Employers Struggling to Develop Senior Leaders

By Bill Leonard April 6, 2015

With nearly 4 million Baby Boomers set to retire in 2015, businesses across the globe are grappling with an expanding talent gap within their senior management ranks. A survey sponsored by talent management software company Saba and management advisory group WorkplaceTrends.com found that nearly a third of HR executives reported that their organizations are struggling to fill senior leadership positions. Approximately 60 percent of the HR leaders participating in the survey said succession planning has become a top organizational development challenge.

“What’s concerning here is that, quite literally, the future leadership at some critical global organizations is at risk,” said Emily He, chief marketing officer at Saba. “There’s more at play here than just the retirement of Baby Boomers. The fundamental approaches that businesses must take to find, develop and inspire leaders must change.”

The Global Workforce Leadership Survey report was released March 31, 2015, and included responses from 1,000 HR professionals and 1,000 employees from eight countries. The survey was conducted in February and March 2015.

Only 11 percent of the employees responding to the survey listed a senior-level (or C-suite) job among their career goals. The survey results aligned with other recent studies that have found a growing number of workers have little interest in taking on senior management roles. In the fall of 2014, researchers for the Korn Ferry Institute posed the question “Do you want to be CEO?” to a group of top-level executives. The answers it received were surprising: Among the nearly 550 executives polled, approximately one-third (31 percent) either didn’t want the job or were ambivalent about becoming their organization’s top executive.

“The responses were definitely an eye-opener for us,” said Jane Stevenson, vice president, board and CEO services, at Korn Ferry, one of the world’s largest executive search firms. “It definitely indicates a trend away from executives sticking to what we think of as traditional career paths.”

The fact that employees are not interested in taking on senior leadership roles is creating a conundrum for employers that desperately need to find ways to attract and develop these reluctant leaders. Some employers have met with success by redefining leadership roles and appealing directly to candidates’ personal interests and aptitudes.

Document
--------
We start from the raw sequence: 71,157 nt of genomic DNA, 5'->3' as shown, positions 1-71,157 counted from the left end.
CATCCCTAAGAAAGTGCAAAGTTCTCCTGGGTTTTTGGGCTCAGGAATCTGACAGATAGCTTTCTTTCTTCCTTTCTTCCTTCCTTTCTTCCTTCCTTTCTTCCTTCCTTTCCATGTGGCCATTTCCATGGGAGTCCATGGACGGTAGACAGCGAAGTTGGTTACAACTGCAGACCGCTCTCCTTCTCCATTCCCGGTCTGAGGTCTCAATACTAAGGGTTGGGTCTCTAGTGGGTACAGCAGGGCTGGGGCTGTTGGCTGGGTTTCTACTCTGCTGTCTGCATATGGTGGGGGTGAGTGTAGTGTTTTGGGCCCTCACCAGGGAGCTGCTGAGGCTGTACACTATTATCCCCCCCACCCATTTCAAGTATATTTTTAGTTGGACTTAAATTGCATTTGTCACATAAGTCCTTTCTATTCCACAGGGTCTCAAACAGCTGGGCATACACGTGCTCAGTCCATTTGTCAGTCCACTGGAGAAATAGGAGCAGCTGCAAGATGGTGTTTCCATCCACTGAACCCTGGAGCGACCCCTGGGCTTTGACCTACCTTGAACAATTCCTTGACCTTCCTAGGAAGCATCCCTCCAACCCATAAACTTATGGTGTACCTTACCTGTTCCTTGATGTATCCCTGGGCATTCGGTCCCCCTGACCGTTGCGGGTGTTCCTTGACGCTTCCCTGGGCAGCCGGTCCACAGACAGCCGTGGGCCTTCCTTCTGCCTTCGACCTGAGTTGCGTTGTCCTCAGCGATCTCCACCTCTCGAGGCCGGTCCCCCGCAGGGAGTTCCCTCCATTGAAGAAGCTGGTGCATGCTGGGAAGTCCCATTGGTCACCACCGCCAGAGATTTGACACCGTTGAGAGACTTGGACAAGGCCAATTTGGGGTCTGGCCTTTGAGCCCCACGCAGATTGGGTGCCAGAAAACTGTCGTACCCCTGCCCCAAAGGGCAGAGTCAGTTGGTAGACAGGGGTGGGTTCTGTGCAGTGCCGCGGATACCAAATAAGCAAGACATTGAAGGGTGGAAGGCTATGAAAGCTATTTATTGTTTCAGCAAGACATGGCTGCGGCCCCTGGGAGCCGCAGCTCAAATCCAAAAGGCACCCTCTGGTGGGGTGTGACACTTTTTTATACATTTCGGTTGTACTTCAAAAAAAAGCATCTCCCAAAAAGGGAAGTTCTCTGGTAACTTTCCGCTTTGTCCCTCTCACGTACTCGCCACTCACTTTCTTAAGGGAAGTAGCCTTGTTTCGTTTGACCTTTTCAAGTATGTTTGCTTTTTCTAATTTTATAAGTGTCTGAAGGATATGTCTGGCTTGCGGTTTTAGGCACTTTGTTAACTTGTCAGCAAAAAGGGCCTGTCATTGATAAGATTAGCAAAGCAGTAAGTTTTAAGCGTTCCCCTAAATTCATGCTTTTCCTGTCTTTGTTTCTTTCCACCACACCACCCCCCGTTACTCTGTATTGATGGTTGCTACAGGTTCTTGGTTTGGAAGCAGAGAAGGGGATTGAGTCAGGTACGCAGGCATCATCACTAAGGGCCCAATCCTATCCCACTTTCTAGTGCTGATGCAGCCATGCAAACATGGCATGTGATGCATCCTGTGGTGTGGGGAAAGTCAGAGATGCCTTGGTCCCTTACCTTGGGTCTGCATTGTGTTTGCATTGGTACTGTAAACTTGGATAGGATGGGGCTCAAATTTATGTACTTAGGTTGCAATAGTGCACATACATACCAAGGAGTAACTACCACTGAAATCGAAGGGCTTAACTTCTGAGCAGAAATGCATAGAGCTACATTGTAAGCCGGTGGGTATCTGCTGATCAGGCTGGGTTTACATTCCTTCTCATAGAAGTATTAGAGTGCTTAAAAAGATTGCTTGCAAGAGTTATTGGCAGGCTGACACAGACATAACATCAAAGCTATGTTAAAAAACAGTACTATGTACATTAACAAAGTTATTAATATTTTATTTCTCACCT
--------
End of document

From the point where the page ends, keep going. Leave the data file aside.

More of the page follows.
“Individuals are embracing leadership by virtue of their actions and the impact of their decisions. Job and life experiences now trump job titles,” Saba’s He said. “Therefore, companies need to redefine what they mean by leadership beyond just job descriptions.”

The new approaches to defining and developing leadership are changing the way businesses evaluate employee performance and provide feedback. The Saba/WorkplaceTrends survey and other studies have revealed that employees crave personalized career direction and advice and want current and constant feedback rather than a yearly performance evaluation.

But employers are not leveraging the technology and information available to gain insights into employee performance and provide constructive feedback. According to the survey results, less than one-quarter of businesses worldwide are using advanced technology to gain insights into their people’s performance and the effectiveness of their organization’s talent development efforts. Only 23 percent of the survey respondents are using “big data” to measure the impact of leadership development, while 21 percent reported that they use data analytics to predict and measure training and development outcomes.

“The bottom line is that companies need to rethink their talent management and employee engagement strategies,” said Dan Schawbel, founder of WorkplaceTrends.com. “Personalized employee career development programs, accessible tools and tracking systems, and a focus on redefining and re-engaging leadership, at all levels, will help deliver on the innovation and growth that businesses require.”

Bill Leonard is a senior writer for SHRM.


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